Once a business attains a certain level of success, an aircraft often becomes a valued asset.  Public and closely held private companies alike find that the use of a private aircraft—whether possessed via whole or fractional shares, and whether owned, leased or chartered—fosters secure and efficient transportation for owners and executives.  However, this benefit does not come without a price, and it is not unusual for the tax deductions with respect to the typical flight department to run in the $20 to $30 million range.  These significant amounts, and the fact that the deduction and other tax rules are so complex and often subjective, have caused company aircraft to catch the attention of the Internal Revenue Service (IRS).  A new Information Document Request (IDR), IRS Form 4564, has recently been employed on audits of companies with business aircraft, providing a roadmap for how to prepare for an IRS audit.


In order for a business to deduct substantial aircraft-related costs, several complicated tax issues must be vetted, including: (1) the proper depreciation schedule for the aircraft and equipment; (2) the new Internal Revenue Code (Code) Section 274 entertainment disallowance rules; and (3) the passive activity rules.  Any actual or deemed payments for use of the plane also may be subject to a 7.5 percent excise tax.  Finally, the executives flying may have more imputed income for flights not properly documented as being primarily in the interests of the business rather than an individual benefit.  The new IDR requests information that would allow the IRS to determine whether these tax requirements are satisfied.

The Business Deduction

In preparing the business tax return, taxpayers historically simply deducted all the expenses of the business aircraft on the basis that the aircraft was used within the scope of the company’s business and thus met the deduction rules of Code Section 162.  However, since October 22, 2004, there has been a “take away” from that deduction under Code Section 274 for any use that is considered personal “entertainment, amusement, or recreation.”  Unfortunately, many businesses are unaware of this rule, or if they are aware of it, they do not follow the now-final Treasury Regulations promulgated pursuant to Code Section 274 regarding how to properly calculate the “take away.”

In short, under these rules, if a business has $20 million of aircraft expenses, and 25 percent of the aircraft usage was for personal entertainment travel, $5 million of the expenses are not deductible on the business tax return.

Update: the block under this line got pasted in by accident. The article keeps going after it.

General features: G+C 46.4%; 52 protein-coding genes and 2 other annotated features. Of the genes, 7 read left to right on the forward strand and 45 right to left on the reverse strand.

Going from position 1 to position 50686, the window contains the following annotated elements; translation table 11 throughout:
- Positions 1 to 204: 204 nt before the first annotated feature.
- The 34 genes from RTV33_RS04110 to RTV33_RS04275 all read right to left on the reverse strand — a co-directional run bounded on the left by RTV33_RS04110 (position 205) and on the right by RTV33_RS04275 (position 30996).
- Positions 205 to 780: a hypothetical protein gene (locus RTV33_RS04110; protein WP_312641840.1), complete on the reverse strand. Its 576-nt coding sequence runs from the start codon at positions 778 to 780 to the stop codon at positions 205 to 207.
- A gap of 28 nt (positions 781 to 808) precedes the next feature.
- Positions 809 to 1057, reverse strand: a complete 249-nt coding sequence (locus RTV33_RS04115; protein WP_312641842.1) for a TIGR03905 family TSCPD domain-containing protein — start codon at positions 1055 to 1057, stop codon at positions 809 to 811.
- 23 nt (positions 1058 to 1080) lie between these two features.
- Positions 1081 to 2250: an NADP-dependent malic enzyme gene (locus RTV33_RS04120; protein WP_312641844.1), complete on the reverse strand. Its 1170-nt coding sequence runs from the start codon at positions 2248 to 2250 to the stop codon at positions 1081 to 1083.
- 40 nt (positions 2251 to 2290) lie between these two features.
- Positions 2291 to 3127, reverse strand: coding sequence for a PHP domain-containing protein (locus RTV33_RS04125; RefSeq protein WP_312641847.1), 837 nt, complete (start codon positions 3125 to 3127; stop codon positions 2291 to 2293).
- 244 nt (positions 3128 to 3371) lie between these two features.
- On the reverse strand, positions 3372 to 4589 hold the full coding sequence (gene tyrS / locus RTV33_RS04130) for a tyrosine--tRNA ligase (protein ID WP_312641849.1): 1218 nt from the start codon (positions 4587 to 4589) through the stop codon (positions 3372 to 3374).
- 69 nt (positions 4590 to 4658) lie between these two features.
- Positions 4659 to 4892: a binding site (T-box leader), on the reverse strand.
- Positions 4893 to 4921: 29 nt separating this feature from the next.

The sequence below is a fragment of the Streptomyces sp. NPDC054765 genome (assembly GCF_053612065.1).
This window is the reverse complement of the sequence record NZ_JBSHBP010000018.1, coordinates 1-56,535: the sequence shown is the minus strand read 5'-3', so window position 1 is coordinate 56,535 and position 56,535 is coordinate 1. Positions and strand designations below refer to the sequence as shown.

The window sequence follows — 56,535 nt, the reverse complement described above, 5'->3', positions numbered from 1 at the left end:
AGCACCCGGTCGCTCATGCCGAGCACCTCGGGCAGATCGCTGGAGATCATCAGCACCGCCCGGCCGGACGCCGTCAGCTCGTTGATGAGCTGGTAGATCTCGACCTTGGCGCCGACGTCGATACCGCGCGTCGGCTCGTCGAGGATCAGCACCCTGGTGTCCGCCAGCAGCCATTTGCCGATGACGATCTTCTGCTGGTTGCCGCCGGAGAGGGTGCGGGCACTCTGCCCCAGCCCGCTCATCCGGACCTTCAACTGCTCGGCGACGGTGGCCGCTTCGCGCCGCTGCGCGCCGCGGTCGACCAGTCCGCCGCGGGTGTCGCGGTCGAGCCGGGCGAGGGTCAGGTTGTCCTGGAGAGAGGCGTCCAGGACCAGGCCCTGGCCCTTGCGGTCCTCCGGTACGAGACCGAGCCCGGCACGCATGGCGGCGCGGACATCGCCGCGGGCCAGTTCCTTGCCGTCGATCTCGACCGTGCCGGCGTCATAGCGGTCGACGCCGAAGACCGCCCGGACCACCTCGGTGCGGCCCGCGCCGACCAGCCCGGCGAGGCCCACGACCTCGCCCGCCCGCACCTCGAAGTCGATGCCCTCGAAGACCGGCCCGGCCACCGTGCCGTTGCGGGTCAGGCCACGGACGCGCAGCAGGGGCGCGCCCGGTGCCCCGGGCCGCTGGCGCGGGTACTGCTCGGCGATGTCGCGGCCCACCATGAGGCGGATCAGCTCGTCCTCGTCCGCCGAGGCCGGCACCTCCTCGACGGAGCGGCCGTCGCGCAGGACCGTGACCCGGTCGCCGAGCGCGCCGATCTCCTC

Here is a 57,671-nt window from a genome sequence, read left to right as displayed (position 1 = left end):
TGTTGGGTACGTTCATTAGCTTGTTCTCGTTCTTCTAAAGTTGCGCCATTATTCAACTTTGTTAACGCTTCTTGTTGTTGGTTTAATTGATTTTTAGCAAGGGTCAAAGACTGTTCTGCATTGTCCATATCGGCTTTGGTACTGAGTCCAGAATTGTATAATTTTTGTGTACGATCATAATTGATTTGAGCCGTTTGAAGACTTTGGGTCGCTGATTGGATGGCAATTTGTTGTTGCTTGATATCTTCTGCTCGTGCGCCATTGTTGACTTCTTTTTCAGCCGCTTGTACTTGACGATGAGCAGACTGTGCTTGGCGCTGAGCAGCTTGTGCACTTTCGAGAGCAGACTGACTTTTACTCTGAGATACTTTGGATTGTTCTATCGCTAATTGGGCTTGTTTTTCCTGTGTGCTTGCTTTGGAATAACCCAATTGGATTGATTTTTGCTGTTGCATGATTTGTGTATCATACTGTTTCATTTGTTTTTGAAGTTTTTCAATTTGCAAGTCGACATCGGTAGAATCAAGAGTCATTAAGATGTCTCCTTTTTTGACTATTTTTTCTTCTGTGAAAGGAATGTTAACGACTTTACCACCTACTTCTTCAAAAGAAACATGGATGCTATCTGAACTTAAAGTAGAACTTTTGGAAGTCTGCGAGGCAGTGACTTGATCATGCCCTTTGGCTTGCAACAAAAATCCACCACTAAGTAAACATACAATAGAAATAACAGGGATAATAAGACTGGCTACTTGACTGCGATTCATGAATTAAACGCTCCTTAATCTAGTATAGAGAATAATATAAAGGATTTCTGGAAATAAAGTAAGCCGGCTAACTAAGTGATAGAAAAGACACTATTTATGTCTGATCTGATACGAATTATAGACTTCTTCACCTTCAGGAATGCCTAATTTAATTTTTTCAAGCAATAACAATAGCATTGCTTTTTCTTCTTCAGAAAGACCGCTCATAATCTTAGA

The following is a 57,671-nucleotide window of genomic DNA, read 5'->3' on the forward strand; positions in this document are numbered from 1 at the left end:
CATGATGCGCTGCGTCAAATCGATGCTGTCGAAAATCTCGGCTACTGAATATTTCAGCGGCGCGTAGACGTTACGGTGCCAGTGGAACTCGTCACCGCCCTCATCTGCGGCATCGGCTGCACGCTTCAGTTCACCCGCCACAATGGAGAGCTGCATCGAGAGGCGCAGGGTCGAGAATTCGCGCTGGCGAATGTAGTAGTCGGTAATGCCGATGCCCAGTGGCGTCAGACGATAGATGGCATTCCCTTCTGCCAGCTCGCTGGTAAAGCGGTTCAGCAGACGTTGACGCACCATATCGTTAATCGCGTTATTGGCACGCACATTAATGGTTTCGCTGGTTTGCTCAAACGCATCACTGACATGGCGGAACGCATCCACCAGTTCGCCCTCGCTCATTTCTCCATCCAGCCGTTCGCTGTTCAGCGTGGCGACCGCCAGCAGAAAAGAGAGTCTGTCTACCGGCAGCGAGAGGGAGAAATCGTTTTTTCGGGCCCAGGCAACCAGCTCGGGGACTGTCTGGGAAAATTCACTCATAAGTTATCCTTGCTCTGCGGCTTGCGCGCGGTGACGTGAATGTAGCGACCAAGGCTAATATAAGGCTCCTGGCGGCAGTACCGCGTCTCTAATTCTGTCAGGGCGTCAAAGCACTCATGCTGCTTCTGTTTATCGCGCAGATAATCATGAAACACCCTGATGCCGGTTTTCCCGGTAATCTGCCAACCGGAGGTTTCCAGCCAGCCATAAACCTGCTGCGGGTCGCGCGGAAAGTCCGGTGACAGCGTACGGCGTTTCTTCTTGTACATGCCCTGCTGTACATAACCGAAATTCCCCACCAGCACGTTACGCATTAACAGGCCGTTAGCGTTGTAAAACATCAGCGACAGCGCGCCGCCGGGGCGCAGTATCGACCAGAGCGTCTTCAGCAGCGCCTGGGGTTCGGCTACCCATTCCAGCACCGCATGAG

The IRS is aware of some easy adjustments vis-à-vis the Code Section 274 deduction disallowance that applies to virtually all companies owning aircraft.  The new IDR asks for the Code Section 274 calculation performed by the company.  The IDR separately asks for the total expenses of the aircraft, including the following:

  • Catering fees
  • Depreciation
  • Interest expense
  • Lease payments
  • Charter payments
  • Management fees
  • Other costs
  • Crew and maintenance salaries
  • Crew meal and lodging expenses
  • Takeoff and landing fees
  • Maintenance flights
  • Hanger fees
  • Fuel
  • Tires
  • Insurance
  • Registration  

The IDR also asks for all information that would be on the flight logs, and requires the name of each passenger and specification of whether each passenger was travelling for business, personal reasons or personal entertainment.

On audit, the IRS is making significant adjustments based on the information obtained in response to the IDR for a variety of reasons, including that the business was not able to show it did the Code Section 274 calculations, or did them incorrectly, or did not substantiate the specific use by each passenger.


The cost of purchasing an aircraft can be taken as a tax deduction surprisingly rapidly, typically over five years.  Although the Obama administration raised the specter of lengthening the period for depreciation, at the same time it enacted “bonus” depreciation that allowed for 50 percent to 100 percent of the entire cost deduction to be taken in the year a new aircraft is placed in service, rather than in later years over the normal five-year period.

A threshold test for using bonus depreciation for closely held companies is satisfying Code Section 280F, which requires a complicated two-step 25 percent and a 50 percent business use test in order to qualify.  Code Section 280F is a “when,” not a “how much,” test and is often misinterpreted by taxpayers.  The IRS is taking a hardline approach where an aircraft is leased to a related company, arguing that even business use by an owner will not allow the Code Section 280F test to be satisfied, commonly referred to as the “leasing company trap.”  See IRS Tech. Adv. Mem. 200945037.